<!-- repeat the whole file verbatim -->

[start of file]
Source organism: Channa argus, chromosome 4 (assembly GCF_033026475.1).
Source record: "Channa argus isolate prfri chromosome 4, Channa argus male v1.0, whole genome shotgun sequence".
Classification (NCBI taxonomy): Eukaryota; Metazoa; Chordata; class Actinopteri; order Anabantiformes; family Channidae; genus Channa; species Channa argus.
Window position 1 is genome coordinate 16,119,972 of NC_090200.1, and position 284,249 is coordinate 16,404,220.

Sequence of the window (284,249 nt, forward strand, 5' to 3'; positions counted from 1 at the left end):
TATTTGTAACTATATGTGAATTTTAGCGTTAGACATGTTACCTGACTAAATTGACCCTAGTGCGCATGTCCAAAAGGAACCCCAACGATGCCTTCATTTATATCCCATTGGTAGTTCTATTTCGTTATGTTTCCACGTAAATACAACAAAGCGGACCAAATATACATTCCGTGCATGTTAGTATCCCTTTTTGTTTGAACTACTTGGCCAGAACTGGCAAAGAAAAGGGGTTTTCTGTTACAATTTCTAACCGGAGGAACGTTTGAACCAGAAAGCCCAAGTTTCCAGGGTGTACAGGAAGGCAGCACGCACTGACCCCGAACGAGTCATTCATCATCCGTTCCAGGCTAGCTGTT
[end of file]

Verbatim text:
Source organism: Channa argus, chromosome 4 (assembly GCF_033026475.1).
Source record: "Channa argus isolate prfri chromosome 4, Channa argus male v1.0, whole genome shotgun sequence".
Classification (NCBI taxonomy): Eukaryota; Metazoa; Chordata; class Actinopteri; order Anabantiformes; family Channidae; genus Channa; species Channa argus.
Window position 1 is genome coordinate 16,119,972 of NC_090200.1, and position 284,249 is coordinate 16,404,220.

Sequence of the window (284,249 nt, forward strand, 5' to 3'; positions counted from 1 at the left end):
TATTTGTAACTATATGTGAATTTTAGCGTTAGACATGTTACCTGACTAAATTGACCCTAGTGCGCATGTCCAAAAGGAACCCCAACGATGCCTTCATTTATATCCCATTGGTAGTTCTATTTCGTTATGTTTCCACGTAAATACAACAAAGCGGACCAAATATACATTCCGTGCATGTTAGTATCCCTTTTTGTTTGAACTACTTGGCCAGAACTGGCAAAGAAAAGGGGTTTTCTGTTACAATTTCTAACCGGAGGAACGTTTGAACCAGAAAGCCCAAGTTTCCAGGGTGTACAGGAAGGCAGCACGCACTGACCCCGAACGAGTCATTCATCATCCGTTCCAGGCTAGCTGTT